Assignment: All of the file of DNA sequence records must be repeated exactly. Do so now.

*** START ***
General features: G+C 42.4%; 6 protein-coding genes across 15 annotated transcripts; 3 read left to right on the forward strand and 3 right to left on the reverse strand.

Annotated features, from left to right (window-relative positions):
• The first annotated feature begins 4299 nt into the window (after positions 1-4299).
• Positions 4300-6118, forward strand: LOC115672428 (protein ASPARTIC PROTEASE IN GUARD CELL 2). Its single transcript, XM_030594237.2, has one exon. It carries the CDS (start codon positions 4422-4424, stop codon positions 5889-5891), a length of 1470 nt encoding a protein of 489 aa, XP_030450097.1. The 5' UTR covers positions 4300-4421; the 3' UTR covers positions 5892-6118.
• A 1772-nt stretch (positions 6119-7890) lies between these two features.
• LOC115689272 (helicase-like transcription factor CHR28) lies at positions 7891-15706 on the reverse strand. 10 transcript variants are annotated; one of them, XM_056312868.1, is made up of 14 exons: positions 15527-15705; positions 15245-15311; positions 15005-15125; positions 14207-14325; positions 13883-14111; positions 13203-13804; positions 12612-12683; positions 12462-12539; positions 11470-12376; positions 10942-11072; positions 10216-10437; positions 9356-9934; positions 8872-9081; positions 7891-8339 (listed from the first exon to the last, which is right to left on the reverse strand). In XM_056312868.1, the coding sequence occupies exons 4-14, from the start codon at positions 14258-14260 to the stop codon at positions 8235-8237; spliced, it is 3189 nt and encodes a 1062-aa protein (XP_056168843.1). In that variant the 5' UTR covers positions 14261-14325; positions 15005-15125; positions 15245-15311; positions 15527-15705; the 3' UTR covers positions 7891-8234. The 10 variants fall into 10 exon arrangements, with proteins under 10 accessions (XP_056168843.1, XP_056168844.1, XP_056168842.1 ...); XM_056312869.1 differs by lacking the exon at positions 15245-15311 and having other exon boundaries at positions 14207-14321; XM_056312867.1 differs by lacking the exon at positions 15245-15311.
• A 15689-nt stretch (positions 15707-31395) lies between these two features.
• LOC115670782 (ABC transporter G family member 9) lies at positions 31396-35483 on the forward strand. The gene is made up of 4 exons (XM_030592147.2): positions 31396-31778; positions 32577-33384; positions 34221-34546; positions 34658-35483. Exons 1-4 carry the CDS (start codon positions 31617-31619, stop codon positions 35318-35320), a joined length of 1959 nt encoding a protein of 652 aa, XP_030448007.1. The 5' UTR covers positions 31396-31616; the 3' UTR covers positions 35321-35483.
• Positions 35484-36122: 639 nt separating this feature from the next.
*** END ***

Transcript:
General features: G+C 42.4%; 6 protein-coding genes across 15 annotated transcripts; 3 read left to right on the forward strand and 3 right to left on the reverse strand.

Annotated features, from left to right (window-relative positions):
• The first annotated feature begins 4299 nt into the window (after positions 1-4299).
• Positions 4300-6118, forward strand: LOC115672428 (protein ASPARTIC PROTEASE IN GUARD CELL 2). Its single transcript, XM_030594237.2, has one exon. It carries the CDS (start codon positions 4422-4424, stop codon positions 5889-5891), a length of 1470 nt encoding a protein of 489 aa, XP_030450097.1. The 5' UTR covers positions 4300-4421; the 3' UTR covers positions 5892-6118.
• A 1772-nt stretch (positions 6119-7890) lies between these two features.
• LOC115689272 (helicase-like transcription factor CHR28) lies at positions 7891-15706 on the reverse strand. 10 transcript variants are annotated; one of them, XM_056312868.1, is made up of 14 exons: positions 15527-15705; positions 15245-15311; positions 15005-15125; positions 14207-14325; positions 13883-14111; positions 13203-13804; positions 12612-12683; positions 12462-12539; positions 11470-12376; positions 10942-11072; positions 10216-10437; positions 9356-9934; positions 8872-9081; positions 7891-8339 (listed from the first exon to the last, which is right to left on the reverse strand). In XM_056312868.1, the coding sequence occupies exons 4-14, from the start codon at positions 14258-14260 to the stop codon at positions 8235-8237; spliced, it is 3189 nt and encodes a 1062-aa protein (XP_056168843.1). In that variant the 5' UTR covers positions 14261-14325; positions 15005-15125; positions 15245-15311; positions 15527-15705; the 3' UTR covers positions 7891-8234. The 10 variants fall into 10 exon arrangements, with proteins under 10 accessions (XP_056168843.1, XP_056168844.1, XP_056168842.1 ...); XM_056312869.1 differs by lacking the exon at positions 15245-15311 and having other exon boundaries at positions 14207-14321; XM_056312867.1 differs by lacking the exon at positions 15245-15311.
• A 15689-nt stretch (positions 15707-31395) lies between these two features.
• LOC115670782 (ABC transporter G family member 9) lies at positions 31396-35483 on the forward strand. The gene is made up of 4 exons (XM_030592147.2): positions 31396-31778; positions 32577-33384; positions 34221-34546; positions 34658-35483. Exons 1-4 carry the CDS (start codon positions 31617-31619, stop codon positions 35318-35320), a joined length of 1959 nt encoding a protein of 652 aa, XP_030448007.1. The 5' UTR covers positions 31396-31616; the 3' UTR covers positions 35321-35483.
• Positions 35484-36122: 639 nt separating this feature from the next.